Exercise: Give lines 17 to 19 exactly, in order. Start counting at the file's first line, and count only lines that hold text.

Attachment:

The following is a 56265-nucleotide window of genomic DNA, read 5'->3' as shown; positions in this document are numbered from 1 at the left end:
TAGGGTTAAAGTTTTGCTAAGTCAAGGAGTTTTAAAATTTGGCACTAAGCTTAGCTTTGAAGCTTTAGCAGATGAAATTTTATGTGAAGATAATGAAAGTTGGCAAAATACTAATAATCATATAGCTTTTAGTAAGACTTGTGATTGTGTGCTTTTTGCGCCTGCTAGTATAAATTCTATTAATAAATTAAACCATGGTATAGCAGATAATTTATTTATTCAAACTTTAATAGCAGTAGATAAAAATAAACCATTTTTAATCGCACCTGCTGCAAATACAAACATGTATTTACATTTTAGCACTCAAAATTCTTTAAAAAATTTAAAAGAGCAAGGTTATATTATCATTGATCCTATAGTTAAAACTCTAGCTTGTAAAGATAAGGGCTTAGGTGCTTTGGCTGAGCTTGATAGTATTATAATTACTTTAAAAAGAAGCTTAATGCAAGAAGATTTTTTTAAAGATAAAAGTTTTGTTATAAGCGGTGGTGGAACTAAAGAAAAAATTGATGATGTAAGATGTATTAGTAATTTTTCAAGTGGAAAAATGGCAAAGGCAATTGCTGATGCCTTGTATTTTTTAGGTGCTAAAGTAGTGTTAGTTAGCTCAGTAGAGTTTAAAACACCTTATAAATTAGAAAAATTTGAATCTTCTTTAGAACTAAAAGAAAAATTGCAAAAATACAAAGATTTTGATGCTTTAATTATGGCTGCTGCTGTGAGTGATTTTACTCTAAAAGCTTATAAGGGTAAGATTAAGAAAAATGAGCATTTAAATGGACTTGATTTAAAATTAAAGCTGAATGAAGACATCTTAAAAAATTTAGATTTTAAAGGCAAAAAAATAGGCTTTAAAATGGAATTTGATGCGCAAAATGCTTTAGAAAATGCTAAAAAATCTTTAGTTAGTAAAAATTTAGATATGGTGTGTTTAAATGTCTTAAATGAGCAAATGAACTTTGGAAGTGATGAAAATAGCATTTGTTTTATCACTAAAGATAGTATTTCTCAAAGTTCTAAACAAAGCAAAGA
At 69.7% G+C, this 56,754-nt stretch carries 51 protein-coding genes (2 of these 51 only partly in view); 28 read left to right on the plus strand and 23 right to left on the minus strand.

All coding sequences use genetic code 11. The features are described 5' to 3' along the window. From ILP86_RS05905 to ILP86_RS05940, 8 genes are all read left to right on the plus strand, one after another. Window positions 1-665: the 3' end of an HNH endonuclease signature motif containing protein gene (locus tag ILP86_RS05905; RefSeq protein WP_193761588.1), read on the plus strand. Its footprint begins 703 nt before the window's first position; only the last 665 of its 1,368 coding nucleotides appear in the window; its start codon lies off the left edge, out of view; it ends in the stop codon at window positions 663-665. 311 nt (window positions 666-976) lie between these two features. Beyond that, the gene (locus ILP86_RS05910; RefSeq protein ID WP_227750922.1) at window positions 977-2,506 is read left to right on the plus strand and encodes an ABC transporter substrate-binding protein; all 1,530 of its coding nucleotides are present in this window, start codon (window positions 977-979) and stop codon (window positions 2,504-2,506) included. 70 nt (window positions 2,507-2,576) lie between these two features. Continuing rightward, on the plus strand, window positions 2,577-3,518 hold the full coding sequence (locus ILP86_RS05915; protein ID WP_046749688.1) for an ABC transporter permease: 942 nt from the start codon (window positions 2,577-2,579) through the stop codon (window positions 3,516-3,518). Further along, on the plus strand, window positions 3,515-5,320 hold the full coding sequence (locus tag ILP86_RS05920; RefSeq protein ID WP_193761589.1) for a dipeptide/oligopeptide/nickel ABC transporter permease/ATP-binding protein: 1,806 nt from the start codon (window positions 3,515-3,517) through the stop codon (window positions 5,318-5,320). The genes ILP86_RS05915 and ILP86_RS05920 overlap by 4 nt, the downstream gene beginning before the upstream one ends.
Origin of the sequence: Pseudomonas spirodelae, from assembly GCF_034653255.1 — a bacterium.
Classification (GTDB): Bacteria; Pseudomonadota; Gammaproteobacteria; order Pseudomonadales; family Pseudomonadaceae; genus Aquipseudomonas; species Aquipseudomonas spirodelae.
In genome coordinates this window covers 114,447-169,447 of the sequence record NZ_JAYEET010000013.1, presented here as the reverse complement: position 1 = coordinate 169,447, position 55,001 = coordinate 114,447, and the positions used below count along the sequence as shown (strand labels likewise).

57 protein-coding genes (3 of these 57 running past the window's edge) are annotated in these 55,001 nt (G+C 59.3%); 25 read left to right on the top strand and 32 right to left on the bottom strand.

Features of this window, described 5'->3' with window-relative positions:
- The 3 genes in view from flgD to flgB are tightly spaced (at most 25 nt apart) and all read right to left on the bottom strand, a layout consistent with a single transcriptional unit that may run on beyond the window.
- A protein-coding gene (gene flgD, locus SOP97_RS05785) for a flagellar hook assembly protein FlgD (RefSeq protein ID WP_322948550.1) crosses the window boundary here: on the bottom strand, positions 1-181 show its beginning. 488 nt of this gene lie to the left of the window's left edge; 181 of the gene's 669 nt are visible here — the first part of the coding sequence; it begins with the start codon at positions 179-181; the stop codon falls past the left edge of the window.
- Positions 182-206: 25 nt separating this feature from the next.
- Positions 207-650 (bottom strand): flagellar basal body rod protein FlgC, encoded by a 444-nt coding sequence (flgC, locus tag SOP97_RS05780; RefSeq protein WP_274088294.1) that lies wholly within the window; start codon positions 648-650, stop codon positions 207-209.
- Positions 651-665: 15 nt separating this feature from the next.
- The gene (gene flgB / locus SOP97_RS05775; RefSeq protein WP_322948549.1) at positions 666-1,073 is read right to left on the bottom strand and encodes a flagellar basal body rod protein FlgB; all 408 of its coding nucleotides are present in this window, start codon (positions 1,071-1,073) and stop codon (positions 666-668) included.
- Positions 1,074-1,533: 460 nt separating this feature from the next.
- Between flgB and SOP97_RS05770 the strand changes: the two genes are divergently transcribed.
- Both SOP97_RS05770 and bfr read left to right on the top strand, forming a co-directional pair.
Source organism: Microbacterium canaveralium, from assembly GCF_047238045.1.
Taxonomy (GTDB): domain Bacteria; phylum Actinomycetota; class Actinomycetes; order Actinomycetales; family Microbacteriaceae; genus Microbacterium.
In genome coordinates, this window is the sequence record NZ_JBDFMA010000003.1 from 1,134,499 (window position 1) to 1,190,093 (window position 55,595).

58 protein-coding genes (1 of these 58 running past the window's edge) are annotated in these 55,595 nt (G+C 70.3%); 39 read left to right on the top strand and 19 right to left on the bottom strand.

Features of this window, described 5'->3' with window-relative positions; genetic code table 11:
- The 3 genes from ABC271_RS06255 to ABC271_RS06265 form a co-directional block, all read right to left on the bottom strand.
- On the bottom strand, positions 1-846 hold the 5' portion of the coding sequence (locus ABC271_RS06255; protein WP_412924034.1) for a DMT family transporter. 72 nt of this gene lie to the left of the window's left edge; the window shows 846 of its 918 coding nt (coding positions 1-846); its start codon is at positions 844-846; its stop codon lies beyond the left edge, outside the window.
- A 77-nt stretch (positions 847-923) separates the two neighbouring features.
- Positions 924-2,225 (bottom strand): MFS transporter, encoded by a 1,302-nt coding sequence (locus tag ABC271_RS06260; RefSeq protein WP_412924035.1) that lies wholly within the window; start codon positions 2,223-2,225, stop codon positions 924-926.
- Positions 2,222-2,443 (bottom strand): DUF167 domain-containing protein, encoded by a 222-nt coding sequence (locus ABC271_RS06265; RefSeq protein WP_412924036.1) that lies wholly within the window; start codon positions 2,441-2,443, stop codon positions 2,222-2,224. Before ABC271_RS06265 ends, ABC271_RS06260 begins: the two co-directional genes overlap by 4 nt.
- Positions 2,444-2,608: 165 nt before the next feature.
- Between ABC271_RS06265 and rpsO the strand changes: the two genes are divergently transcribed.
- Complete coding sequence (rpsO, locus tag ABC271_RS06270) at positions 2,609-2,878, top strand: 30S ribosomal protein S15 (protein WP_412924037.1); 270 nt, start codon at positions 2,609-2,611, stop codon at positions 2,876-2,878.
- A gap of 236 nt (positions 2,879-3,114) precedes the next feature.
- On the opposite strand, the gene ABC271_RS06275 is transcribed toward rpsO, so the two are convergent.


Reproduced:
- Between flgB and SOP97_RS05770 the strand changes: the two genes are divergently transcribed.
- Both SOP97_RS05770 and bfr read left to right on the top strand, forming a co-directional pair.
Source organism: Microbacterium canaveralium, from assembly GCF_047238045.1.